It’s hard to imagine an artist more thoroughly out of fashion than the great 17th century Flemish master Peter Paul Rubens. Even the adjectives with which his name is associated are out of style. A contemporary woman described as “Rubenesque” certainly would be affronted and, in Los Angeles, probably reduced to tears. High Baroque, the style in which he painted, is nowadays synonymous with pointless complexity. The classical texts that inspired so many of his masterpieces are nowadays little read outside specialized academia. The fervent Counter-Reformation aesthetic that animates the great altar pieces and devotional paintings seems more than slightly overheated, even to those remnant Catholic traditionalists to whom the era’s theology still speaks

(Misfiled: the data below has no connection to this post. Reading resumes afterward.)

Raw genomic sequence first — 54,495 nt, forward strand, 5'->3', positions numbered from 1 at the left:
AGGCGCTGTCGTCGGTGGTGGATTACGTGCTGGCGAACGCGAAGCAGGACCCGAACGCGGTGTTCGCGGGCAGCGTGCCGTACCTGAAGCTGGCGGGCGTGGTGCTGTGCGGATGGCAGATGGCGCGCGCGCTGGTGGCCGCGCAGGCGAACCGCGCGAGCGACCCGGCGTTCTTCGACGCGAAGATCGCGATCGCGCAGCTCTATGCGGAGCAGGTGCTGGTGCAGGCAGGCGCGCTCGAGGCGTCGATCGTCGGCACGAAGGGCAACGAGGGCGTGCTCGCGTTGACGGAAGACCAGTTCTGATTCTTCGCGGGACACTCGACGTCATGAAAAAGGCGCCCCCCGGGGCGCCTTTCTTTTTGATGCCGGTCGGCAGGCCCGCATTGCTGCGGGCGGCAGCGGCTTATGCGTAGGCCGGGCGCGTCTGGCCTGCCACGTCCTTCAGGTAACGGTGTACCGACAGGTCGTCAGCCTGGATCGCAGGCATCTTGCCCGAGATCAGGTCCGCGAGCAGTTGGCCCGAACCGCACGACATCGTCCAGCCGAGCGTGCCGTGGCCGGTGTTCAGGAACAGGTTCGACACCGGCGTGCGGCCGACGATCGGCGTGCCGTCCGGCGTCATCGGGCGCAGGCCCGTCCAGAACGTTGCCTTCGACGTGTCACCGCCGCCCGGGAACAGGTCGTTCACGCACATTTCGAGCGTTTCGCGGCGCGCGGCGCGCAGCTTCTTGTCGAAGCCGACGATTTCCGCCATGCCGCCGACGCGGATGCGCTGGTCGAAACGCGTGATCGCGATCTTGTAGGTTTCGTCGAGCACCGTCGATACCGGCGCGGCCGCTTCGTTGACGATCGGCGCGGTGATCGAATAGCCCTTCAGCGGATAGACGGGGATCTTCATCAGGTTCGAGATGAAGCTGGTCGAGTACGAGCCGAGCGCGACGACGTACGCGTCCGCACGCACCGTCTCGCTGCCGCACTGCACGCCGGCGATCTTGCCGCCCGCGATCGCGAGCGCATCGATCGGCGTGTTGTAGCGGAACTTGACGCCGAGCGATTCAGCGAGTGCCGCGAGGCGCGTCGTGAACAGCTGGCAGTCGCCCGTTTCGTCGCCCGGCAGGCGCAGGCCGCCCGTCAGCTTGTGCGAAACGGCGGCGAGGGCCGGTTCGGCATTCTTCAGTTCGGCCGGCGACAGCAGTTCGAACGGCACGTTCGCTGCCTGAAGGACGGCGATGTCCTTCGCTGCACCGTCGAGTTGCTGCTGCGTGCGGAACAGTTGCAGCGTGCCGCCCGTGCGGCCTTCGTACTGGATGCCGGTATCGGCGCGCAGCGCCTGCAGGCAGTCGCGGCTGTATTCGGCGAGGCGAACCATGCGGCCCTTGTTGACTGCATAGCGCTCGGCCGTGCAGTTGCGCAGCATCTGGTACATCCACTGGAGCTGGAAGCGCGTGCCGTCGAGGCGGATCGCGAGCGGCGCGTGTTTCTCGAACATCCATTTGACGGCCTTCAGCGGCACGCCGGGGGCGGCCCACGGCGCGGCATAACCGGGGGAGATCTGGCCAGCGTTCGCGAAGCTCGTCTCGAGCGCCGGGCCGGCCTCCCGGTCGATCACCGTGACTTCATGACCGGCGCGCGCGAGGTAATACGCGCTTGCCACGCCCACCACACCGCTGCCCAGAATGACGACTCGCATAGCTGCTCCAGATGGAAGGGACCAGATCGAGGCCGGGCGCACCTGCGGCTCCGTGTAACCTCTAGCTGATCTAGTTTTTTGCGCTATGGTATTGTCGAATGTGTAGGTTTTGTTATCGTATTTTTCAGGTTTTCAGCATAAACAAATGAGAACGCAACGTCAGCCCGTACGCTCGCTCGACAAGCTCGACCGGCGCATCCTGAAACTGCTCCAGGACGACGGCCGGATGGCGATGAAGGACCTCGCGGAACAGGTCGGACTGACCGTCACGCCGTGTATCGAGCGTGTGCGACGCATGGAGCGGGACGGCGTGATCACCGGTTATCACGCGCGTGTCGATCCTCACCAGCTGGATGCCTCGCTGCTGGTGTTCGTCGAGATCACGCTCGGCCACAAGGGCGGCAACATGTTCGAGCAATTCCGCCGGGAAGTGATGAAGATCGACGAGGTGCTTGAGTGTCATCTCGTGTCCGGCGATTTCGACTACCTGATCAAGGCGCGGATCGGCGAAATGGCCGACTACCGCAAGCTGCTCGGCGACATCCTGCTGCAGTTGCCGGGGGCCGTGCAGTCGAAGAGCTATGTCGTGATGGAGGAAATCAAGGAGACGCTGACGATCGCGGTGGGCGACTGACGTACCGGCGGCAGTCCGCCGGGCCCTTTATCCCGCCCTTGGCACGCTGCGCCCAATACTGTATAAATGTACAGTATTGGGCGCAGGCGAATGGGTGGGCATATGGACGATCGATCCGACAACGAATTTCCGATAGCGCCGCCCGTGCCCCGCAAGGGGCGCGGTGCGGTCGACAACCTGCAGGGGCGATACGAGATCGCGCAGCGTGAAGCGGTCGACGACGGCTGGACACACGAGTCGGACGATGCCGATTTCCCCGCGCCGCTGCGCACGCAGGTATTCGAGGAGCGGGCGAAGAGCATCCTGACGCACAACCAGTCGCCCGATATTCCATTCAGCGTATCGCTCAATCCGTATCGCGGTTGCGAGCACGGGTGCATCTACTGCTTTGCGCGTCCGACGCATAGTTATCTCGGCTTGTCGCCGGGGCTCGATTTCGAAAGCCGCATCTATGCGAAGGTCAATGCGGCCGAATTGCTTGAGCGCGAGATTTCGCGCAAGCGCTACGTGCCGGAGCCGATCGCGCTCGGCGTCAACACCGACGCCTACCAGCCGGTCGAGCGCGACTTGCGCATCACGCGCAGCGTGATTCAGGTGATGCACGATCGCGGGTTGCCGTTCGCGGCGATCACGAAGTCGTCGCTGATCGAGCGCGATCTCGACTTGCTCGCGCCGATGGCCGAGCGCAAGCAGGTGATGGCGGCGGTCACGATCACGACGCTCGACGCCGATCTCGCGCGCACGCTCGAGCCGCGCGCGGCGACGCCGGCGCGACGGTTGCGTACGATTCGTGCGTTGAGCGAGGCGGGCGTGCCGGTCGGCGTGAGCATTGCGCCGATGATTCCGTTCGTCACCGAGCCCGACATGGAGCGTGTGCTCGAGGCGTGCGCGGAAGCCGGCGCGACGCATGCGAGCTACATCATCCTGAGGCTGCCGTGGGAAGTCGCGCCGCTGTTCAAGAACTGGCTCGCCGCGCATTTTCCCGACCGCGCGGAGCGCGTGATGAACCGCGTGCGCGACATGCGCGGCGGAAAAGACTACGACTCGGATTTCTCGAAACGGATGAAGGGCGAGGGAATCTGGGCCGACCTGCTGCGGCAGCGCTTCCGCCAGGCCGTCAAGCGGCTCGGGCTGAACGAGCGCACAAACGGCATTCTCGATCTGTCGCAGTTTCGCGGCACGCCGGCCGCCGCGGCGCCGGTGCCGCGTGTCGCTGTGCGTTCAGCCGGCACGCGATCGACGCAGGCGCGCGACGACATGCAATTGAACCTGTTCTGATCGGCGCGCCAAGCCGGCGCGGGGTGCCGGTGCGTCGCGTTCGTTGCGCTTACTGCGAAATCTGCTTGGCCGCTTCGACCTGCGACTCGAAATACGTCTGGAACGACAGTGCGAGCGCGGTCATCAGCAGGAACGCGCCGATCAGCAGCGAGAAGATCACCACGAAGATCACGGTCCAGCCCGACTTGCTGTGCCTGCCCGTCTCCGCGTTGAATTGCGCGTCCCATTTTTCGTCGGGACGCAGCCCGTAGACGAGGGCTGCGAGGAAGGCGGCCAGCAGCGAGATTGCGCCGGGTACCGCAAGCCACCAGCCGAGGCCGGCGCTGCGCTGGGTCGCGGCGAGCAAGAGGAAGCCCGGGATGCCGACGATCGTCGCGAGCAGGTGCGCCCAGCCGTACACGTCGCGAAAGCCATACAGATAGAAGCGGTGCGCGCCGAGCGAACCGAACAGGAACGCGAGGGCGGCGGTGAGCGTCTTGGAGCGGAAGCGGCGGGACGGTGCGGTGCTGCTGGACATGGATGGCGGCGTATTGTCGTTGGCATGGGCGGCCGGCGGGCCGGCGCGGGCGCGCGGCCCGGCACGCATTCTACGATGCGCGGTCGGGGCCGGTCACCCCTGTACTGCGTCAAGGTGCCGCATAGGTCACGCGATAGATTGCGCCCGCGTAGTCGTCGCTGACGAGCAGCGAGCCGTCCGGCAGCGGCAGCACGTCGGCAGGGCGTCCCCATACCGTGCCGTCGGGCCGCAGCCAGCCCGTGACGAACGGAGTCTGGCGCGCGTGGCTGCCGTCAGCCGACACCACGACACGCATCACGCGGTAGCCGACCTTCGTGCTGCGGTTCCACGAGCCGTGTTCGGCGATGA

more from Tim Rutten at the LA Times here.